"Now, there are approximately 80 to 85 donation bins throughout the city," says community activist Ken Katz. He wants the city to regulate them because of the kind of trash the bins attract. Behind some bins on Telegraph Avenue, people dumped a few mattresses, a sofa, a book case, and several other large items.
At Oakland City Hall, a special committee heard arguments on why they should regulate the bins and require the owners of these boxes to keep the area clean. "If there is any trash around the area within 20 feet of their box, they have to pick it up and remove it. That's seven days a week," Katz said.
Right now, anything dumped there is eventually picked up by community groups or the city. The committee is also proposing that operators of the bins purchase a permit -- a yearly fee of $650.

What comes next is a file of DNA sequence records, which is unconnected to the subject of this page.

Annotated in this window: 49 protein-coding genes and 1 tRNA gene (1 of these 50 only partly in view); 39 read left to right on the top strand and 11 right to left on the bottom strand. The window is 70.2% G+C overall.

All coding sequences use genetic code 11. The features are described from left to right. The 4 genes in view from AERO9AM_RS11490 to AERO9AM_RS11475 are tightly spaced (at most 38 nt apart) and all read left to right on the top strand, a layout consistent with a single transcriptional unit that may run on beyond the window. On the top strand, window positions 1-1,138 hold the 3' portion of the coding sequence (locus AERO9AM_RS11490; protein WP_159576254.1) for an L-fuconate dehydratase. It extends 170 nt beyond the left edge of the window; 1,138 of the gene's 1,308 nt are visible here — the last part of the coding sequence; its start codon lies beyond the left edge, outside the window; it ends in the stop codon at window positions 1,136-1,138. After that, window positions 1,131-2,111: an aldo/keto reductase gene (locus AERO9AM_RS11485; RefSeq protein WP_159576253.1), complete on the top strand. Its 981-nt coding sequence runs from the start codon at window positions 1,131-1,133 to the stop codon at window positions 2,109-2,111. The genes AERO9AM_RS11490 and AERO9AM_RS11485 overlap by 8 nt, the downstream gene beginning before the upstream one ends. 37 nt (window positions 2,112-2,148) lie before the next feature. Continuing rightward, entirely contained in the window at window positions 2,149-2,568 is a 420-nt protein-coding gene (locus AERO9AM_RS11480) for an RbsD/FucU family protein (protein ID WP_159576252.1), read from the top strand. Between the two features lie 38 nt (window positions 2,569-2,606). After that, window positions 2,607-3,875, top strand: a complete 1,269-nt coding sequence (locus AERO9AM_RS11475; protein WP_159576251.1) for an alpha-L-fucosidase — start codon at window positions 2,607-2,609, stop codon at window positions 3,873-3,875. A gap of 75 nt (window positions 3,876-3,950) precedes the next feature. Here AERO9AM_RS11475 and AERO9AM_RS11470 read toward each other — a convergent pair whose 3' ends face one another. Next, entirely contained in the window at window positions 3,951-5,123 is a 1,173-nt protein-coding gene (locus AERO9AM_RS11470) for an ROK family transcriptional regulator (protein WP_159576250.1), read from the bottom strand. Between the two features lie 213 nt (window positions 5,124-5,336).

USAgain operates several bins. "We also agree that people in this industry have to be regulated. We consider ourselves a good operator. We operate in 18 different states," Weston Labar told ABC7 News. USAgain is also controversial because it's a for-profit company.
While they say they are keeping millions of items from getting into our landfills, they also make money by selling what they collect. None of the companies pay taxes to the city of Oakland on their earnings.
The Salvation Army, which also has a few boxes, says it also cuts into their business. "It takes money out of the community. It takes products away from folks who need it," Maj. Jack Phillips said,
The issue will eventually be taken up by the full council.